Amazon to reimburse US employees who travel for abortions, other treatments

The Amazon logo is displayed on a sign outside the company’s LDJ5 sorting center as employees begin voting to unionize a second warehouse in the Staten Island borough of New York, United States, on 25 April 2022. REUTERS/Brendan McDermid.

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May 2 (Reuters) – Amazon.com Inc , the second-largest private U.S. employer, told staff on Monday it would pay up to $4,000 in travel expenses a year for non-fatal medical treatment , including abortions, according to a message seen by Reuters.

The move makes the online retailer the latest company after Citigroup Inc (CN), Yelp Inc (YELP.N) and others to respond to Republican-backed state laws limiting access to abortion, helping employees to circumvent them. It shows how keen companies are to retain and attract talent to places that remain important to their operations despite legal changes impacting employee health.

The U.S. Supreme Court is due to rule by the end of June in a case that gives its conservative majority a chance to roll back abortion rights or even overturn the landmark 1973 Roe v. Wade who legalized the procedure nationwide. About two dozen states, including Oklahoma and Alabama, have laws set to limit access to abortion if the Roe ruling is overturned.

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Amazon’s new benefit, effective retroactive to January 1, applies if an operation is not available within 100 miles of an employee’s home and virtual care is not possible, the post says. of the company. It is open to U.S. employees or covered dependents enrolled in Premera or Aetna health plans, whether they work in a corporate office or warehouse.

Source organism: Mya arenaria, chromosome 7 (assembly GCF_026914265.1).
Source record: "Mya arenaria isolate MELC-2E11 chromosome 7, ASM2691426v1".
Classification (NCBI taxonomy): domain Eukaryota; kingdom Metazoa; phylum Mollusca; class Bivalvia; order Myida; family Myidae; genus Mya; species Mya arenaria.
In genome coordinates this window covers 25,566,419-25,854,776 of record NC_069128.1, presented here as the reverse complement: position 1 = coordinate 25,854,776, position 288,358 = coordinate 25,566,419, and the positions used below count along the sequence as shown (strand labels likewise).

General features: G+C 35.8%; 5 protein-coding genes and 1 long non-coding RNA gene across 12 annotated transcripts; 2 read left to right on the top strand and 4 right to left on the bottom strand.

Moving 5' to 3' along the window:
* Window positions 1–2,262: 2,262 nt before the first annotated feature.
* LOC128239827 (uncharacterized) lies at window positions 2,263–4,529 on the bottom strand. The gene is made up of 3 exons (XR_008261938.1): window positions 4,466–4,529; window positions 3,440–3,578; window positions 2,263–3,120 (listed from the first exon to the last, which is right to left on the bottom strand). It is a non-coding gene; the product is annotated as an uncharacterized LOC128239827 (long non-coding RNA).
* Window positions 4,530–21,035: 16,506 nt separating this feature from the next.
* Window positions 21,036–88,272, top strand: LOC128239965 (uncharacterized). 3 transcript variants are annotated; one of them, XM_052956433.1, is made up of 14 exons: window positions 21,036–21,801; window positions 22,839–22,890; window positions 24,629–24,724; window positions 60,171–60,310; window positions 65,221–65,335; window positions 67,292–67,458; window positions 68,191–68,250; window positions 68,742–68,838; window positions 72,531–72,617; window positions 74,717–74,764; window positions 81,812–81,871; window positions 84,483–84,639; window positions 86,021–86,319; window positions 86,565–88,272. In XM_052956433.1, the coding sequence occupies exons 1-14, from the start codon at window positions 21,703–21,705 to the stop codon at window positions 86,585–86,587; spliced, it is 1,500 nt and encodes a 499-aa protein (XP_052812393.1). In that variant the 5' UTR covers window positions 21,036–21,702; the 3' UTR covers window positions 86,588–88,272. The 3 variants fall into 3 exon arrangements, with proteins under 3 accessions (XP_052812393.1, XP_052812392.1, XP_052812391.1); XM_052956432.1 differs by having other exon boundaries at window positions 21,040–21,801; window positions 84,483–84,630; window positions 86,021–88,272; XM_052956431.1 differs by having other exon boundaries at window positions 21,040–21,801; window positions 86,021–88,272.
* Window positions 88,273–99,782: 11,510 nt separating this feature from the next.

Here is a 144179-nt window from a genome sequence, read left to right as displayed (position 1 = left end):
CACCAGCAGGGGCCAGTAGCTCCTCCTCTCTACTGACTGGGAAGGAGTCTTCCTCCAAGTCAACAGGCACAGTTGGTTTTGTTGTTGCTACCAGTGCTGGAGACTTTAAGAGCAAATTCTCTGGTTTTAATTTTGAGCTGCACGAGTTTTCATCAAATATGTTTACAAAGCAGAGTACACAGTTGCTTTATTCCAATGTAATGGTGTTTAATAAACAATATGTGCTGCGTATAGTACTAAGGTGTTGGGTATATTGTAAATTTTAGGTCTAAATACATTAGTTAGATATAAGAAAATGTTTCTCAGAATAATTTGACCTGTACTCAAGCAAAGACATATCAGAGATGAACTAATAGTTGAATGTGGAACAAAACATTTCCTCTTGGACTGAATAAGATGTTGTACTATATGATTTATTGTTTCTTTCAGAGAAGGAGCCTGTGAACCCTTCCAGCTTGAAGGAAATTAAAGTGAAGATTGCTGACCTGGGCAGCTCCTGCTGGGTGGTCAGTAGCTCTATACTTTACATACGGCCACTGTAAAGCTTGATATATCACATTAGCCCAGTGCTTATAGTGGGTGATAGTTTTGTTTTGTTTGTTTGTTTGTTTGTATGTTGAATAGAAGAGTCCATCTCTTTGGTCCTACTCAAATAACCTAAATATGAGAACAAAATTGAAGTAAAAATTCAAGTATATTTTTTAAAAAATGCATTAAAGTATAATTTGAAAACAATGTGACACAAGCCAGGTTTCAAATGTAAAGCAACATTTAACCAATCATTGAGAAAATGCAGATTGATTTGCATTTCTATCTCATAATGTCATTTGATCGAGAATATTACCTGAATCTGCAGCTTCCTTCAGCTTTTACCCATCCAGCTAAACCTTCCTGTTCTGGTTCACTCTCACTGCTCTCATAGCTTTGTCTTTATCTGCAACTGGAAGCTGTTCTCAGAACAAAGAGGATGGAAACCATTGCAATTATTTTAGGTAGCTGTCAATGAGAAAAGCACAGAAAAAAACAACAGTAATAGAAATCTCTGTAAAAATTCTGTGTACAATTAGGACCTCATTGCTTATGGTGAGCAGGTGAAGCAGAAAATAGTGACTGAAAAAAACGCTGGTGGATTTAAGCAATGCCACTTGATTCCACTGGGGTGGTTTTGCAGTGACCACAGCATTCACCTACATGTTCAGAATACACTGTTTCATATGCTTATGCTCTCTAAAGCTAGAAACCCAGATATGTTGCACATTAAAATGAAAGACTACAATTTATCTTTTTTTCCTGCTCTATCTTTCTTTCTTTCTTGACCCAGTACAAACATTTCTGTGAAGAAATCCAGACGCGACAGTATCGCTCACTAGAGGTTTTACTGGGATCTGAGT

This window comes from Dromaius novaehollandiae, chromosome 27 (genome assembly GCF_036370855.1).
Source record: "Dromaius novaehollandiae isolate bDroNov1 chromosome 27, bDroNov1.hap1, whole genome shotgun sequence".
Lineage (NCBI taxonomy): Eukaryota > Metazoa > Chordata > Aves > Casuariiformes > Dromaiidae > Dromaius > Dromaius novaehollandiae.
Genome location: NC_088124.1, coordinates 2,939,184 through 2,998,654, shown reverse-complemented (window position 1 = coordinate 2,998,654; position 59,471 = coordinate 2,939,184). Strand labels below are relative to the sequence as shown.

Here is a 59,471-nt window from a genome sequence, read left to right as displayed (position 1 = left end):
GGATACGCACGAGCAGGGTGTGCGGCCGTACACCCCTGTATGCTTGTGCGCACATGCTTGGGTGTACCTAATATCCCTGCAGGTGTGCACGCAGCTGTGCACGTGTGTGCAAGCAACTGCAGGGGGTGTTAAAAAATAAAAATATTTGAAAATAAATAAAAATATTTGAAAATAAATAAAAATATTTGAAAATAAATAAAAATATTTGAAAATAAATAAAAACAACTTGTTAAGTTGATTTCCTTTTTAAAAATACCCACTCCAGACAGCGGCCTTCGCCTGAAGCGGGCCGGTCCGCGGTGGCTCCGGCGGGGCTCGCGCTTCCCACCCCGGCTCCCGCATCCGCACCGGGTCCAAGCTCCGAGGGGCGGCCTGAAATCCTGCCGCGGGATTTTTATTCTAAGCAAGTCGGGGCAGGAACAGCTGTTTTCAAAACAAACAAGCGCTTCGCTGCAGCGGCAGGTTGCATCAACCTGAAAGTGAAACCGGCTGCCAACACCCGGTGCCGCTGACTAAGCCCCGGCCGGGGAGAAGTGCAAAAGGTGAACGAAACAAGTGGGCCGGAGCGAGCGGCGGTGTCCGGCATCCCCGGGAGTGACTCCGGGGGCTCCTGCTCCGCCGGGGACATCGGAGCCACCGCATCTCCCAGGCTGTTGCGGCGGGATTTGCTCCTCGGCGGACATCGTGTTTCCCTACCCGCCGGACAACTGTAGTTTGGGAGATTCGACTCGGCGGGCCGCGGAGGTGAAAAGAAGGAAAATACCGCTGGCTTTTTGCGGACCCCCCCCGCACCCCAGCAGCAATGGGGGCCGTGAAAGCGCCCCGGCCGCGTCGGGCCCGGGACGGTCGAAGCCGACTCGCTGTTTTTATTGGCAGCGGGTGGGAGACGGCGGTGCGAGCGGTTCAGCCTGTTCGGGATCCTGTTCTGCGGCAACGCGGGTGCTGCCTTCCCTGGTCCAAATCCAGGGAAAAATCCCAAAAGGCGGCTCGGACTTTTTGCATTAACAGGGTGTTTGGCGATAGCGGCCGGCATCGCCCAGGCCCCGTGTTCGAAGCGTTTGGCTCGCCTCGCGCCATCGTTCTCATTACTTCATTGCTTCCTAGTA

The refunds Amazon announced on Monday are not specific to abortion. They also provide for other non-lethal treatments such as cardiology, cell gene therapies, and addiction disorder treatment services. Separately, Amazon is offering up to $10,000 in annual travel reimbursements for life-threatening issues.

The news came the day Amazon stopped offering paid leave to U.S. employees diagnosed with COVID-19, instead giving them five days of excused unpaid leave. Amazon workers at a warehouse in New York will also have their votes counted on Monday, which will determine whether the establishment unionizes. A group of current and former workers known as the Amazon Labor Union has been pushing for better pay and job security.

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Reporting by Jeffrey Dastin in Palo Alto, Calif.; Editing by Will Dunham and Chizu Nomiyama

Our standards: The Thomson Reuters Trust Principles.

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